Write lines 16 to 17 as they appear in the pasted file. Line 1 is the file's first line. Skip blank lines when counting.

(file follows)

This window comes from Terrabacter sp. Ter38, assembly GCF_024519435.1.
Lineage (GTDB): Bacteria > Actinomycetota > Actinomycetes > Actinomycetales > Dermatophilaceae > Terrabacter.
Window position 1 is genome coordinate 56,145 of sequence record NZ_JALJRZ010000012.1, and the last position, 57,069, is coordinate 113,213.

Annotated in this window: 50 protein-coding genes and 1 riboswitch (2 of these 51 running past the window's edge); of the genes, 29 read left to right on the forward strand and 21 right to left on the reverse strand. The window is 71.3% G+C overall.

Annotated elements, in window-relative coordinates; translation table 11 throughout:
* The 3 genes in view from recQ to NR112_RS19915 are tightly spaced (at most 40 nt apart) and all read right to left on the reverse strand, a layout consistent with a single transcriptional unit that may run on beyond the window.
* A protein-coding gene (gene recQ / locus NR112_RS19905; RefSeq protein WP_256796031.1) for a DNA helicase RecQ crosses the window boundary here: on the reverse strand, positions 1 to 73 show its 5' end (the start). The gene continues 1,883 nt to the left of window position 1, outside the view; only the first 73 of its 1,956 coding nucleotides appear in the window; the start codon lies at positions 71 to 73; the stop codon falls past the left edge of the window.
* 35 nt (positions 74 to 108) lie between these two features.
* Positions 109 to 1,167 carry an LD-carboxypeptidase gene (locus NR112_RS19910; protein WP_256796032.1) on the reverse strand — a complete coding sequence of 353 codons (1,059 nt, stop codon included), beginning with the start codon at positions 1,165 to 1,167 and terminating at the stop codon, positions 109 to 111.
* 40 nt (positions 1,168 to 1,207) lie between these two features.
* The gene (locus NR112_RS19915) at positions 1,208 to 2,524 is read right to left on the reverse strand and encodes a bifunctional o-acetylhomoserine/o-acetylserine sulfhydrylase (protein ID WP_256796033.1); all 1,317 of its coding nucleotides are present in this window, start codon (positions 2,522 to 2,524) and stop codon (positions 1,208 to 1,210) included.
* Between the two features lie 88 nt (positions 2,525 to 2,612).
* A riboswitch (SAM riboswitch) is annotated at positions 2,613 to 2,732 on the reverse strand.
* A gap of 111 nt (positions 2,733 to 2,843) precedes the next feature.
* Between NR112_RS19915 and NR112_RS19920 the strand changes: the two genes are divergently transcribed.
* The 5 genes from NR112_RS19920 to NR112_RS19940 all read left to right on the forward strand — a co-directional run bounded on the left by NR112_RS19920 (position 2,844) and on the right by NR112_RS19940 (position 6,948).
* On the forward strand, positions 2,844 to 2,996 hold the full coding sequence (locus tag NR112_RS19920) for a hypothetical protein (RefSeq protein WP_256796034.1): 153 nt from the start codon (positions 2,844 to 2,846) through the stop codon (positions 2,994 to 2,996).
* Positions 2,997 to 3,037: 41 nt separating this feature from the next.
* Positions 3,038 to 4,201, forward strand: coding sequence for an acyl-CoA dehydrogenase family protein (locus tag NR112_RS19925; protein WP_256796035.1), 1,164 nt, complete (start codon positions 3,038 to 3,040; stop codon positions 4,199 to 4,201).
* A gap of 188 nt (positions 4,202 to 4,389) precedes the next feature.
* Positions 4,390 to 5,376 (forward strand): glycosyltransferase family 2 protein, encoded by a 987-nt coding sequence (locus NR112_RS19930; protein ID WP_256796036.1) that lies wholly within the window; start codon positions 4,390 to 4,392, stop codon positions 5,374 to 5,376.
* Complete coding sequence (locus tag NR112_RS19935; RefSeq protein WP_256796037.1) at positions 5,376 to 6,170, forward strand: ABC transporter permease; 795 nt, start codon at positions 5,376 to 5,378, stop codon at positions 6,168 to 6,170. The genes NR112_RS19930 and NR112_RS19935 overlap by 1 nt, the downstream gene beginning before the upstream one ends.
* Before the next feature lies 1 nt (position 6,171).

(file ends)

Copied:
* The 5 genes from NR112_RS19920 to NR112_RS19940 all read left to right on the forward strand — a co-directional run bounded on the left by NR112_RS19920 (position 2,844) and on the right by NR112_RS19940 (position 6,948).
* On the forward strand, positions 2,844 to 2,996 hold the full coding sequence (locus tag NR112_RS19920) for a hypothetical protein (RefSeq protein WP_256796034.1): 153 nt from the start codon (positions 2,844 to 2,846) through the stop codon (positions 2,994 to 2,996).